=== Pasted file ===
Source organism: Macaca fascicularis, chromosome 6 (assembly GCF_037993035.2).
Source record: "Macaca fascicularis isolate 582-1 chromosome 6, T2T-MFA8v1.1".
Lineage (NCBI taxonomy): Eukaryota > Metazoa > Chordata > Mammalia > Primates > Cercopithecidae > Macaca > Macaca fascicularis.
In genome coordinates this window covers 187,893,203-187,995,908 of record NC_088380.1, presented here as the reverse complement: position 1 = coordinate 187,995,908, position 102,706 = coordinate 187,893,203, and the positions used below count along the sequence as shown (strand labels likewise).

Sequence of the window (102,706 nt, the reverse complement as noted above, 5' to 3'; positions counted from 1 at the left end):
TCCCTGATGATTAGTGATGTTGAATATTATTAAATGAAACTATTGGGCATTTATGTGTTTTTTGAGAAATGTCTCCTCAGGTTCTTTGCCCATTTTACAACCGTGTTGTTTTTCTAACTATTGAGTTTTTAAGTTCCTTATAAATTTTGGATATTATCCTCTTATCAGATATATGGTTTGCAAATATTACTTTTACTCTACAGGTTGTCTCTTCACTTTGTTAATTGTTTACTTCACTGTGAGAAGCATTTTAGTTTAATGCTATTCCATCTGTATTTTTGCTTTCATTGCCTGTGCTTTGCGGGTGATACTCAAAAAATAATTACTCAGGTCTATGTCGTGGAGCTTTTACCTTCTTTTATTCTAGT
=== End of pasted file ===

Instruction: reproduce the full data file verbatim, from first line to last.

Source organism: Macaca fascicularis, chromosome 6 (assembly GCF_037993035.2).
Source record: "Macaca fascicularis isolate 582-1 chromosome 6, T2T-MFA8v1.1".
Lineage (NCBI taxonomy): Eukaryota > Metazoa > Chordata > Mammalia > Primates > Cercopithecidae > Macaca > Macaca fascicularis.
In genome coordinates this window covers 187,893,203-187,995,908 of record NC_088380.1, presented here as the reverse complement: position 1 = coordinate 187,995,908, position 102,706 = coordinate 187,893,203, and the positions used below count along the sequence as shown (strand labels likewise).

Sequence of the window (102,706 nt, the reverse complement as noted above, 5' to 3'; positions counted from 1 at the left end):
TCCCTGATGATTAGTGATGTTGAATATTATTAAATGAAACTATTGGGCATTTATGTGTTTTTTGAGAAATGTCTCCTCAGGTTCTTTGCCCATTTTACAACCGTGTTGTTTTTCTAACTATTGAGTTTTTAAGTTCCTTATAAATTTTGGATATTATCCTCTTATCAGATATATGGTTTGCAAATATTACTTTTACTCTACAGGTTGTCTCTTCACTTTGTTAATTGTTTACTTCACTGTGAGAAGCATTTTAGTTTAATGCTATTCCATCTGTATTTTTGCTTTCATTGCCTGTGCTTTGCGGGTGATACTCAAAAAATAATTACTCAGGTCTATGTCGTGGAGCTTTTACCTTCTTTTATTCTAGT